Jhelum has a humid subtropical climate (Köppen climate classification Cfa) and is extremely hot and humid in summer, and warm and generally dry in winter. The maximum recorded temperature in the pre-monsoon season of April to June is 49.2 °C (120.6 °F), whereas in winter the minimum temperature recorded is −0.6 °C (30.9 °F). Average annual rainfall is about 850 millimetres (33 in) which is much below the required quantity given the extremely high evaporation levels. Nevertheless, in the rainy season water torrents flow from the north to Jhelum River very rapidly and cause damage to the crops, bridges, roads. This is responsible for the soil erosion in the district.
|Climate data for Jhelum, Punjab|
|Record high °C (°F)||26.1
|Average high °C (°F)||19.7
|Daily mean °C (°F)||12.3
|Average low °C (°F)||5.0
|Record low °C (°F)||−0.6
|Rainfall mm (inches)||33.8
|Mean monthly sunshine hours||212.8||202.9||225.3||256.8||312.7||284.7||247.0||243.6||257.0||287.5||251.9||215.3||2,997.5|
|Source: NOAA (1961–1990)|
The biggest floods in Jhelum in recent years were in 1992. This flood put Jhelum city under water.
Rohtas Fort is a garrison fort built by the great Afghan king Sher Shah Suri. This fort is about 4 km in circumference and the first example of the successful amalgamation of Pukhtun and Hindu architecture in the sub-continent. Qila Rohtas is situated in a gorge approximately 16 km NW of Jhelum and 7 km from Dina.
Located in the cantonment area is the St. John's Church Jhelum which was built in 1860. There was a local stadium near Gul Afshan Colony which was changed to a cricket stadium named Zamir Jaffri Cricket Stadium. Close to this stadium is located the Altaf Park which was constructed in 1994–95.
Nearly at a distance of 100m from Shandar Chowk, in the center of city is located Major Akram Shaheed Memorial Park. Major Muhammad Akram Memorial Library is also present in this park. On 6 September at the occasion of Defence Day, Parade also took place over here.
Lehri Nature Park is almost 30 kilometres from Jhelum and 90 kilometres on GT Road in the hilly Pothohar region from Islamabad. It is 10 kilometres from GT Road. The Mangla Dam is located on the Jhelum River about 30 km (19 mi) from Jhelum, it is the twelfth largest dam in the world. It was constructed in 1967 across the Jhelum River. There is the Mangla View Resort that is the first planned resort development in Pakistan to offer residences, villas, townhouses, hotels, serviced apartments & retail outlets. The resort is located on a 340-acre (1.4 km2) site on the Mangla Dam area.
Rasul Barrage is located on the Jhelum River about 30 km downstream from Jhelum. Two major water canals originate at the Rasul barrage, Rasul-Qadirabad link canal which is also called Lower-Jhelum link canal and Rasul-Shahpur branch canal. The area around the Rasul Barrage lake is also a picnic spot.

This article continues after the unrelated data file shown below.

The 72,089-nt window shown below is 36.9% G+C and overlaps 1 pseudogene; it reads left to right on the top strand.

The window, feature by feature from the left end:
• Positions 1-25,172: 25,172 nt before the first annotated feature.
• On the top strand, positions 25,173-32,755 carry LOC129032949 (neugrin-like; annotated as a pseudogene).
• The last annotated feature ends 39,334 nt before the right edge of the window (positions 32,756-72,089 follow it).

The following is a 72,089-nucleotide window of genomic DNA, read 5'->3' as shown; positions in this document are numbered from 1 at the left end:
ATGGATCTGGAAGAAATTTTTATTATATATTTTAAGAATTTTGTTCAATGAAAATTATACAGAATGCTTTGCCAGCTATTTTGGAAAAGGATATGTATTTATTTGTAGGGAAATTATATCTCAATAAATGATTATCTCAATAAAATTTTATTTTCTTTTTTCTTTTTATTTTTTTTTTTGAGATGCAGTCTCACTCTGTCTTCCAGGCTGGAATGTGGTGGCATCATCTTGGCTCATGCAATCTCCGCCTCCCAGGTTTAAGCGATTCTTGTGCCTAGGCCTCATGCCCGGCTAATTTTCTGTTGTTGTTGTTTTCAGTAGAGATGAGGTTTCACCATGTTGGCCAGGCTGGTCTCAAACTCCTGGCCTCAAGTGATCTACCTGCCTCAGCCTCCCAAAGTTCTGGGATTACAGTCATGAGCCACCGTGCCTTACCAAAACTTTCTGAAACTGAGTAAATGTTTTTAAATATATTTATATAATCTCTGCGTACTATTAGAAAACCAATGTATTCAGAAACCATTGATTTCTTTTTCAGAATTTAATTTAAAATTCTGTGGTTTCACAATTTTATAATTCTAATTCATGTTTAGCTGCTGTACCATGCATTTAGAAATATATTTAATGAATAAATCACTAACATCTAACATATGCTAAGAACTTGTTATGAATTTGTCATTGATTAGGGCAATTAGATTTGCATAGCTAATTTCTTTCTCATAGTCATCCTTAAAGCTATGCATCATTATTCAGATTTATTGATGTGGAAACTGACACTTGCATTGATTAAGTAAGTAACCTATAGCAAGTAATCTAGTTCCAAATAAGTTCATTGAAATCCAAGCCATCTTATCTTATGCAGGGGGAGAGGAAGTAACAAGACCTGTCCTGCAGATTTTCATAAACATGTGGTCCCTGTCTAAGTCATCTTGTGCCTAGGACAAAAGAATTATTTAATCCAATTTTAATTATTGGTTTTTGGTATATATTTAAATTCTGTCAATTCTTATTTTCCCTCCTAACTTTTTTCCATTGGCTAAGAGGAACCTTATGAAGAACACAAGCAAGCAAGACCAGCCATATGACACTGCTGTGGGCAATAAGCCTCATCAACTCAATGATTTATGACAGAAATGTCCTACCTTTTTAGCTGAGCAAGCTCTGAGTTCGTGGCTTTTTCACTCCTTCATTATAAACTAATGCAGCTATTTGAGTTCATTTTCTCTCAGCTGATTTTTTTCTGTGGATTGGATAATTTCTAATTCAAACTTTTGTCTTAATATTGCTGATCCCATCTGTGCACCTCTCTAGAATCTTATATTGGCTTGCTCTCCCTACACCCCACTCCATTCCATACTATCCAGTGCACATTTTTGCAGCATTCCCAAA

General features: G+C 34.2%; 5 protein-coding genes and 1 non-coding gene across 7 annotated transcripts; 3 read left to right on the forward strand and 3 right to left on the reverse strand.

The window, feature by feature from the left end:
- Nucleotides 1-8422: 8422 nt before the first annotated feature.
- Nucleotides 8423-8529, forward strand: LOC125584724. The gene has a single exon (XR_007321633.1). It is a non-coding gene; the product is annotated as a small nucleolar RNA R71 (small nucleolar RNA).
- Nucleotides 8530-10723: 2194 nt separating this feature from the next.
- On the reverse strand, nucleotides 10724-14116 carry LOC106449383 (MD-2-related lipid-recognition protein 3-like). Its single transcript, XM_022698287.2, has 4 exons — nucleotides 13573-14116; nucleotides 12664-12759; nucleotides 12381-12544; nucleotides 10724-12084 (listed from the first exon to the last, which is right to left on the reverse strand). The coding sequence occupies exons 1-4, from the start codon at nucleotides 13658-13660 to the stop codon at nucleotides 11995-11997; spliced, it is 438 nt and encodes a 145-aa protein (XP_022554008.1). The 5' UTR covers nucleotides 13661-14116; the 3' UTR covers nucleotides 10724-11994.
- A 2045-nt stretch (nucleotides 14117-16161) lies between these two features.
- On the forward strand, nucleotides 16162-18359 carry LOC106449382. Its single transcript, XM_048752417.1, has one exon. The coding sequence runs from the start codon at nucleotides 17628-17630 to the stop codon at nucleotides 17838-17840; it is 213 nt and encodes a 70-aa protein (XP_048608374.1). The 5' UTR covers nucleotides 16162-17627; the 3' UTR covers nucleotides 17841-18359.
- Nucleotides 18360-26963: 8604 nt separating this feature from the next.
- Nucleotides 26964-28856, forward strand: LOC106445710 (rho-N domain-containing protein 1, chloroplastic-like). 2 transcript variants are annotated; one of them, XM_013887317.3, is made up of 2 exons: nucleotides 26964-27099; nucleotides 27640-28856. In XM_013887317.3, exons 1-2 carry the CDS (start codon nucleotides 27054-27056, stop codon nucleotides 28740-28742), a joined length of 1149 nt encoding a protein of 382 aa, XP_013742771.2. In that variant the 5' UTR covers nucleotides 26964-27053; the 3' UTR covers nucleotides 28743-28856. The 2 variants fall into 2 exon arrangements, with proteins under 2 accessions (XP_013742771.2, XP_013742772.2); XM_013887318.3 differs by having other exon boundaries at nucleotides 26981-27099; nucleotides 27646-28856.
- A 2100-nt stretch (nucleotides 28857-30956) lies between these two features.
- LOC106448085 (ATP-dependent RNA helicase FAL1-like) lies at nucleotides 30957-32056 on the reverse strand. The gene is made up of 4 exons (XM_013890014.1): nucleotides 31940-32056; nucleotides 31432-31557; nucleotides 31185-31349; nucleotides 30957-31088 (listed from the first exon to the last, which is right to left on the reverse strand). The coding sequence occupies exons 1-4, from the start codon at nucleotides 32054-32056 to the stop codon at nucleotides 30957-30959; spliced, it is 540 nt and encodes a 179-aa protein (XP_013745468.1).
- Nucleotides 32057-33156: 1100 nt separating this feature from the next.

Travel and tourism
Auto Rickshaws are very popular mode of transport for short routes within the city. Many of the new rickshaws in the city use Compressed natural gas (CNG) instead of the petrol engines as CNG is environmentally clean and cheaper compared to petrol. Rickshaws by QingQi are another important mode of transportation. The older horse drawn tongas are now defunct although some can still be privately commissioned. Taxis and privately commissioned small passengger carrying vans are available
There is a regular bus/Hiace service available running from early hours of the morning to late night. Daily routes includes Rawalpindi, Islamabad, Lahore, Gujrat, Gujranwala, Sialkot, Mandi Bahauddin, Sargodha, Chakwal, Mirpur and Faisalabad.
Regular Bus/Van service is also available within Jhelum District. It includes important towns and villages such as: buses from Jhelum to Pind Dadan Khan, Dina, Sohawa, Lillah, Nakka Khurd, Chakri Rajgan Khalaspur Pind Sawika, Bair Faqiran- Green Hills Village) Nagyal, Sanghoi, Mangla Cantt, Nara, Domeli, Darapur, Jalalpur Sharif and many more, while vans go from Jhelum to Sanghoi,Wagon Stand from Jhelum to Wagh Dina, Kharian, Sarai Alamgir, Chak Jamal, Chak Doulat, Mughalabad, Boken, Dhanyala and many other destinations as well as Baragowah.
The Jhelum Railway Station was built in 1928 during British rule before the independence of Pakistan. It was connected by the North-Western Railway to other cities in the Indian empire. Jhelum is on main line of Pakistan Railways, and linked to whole country through Railway line across the Pakistan. Many of the railway lines and bridges were designed and constructed by exceptionally hardworking engineers during the British time and after independence in railway workshop Jhelum.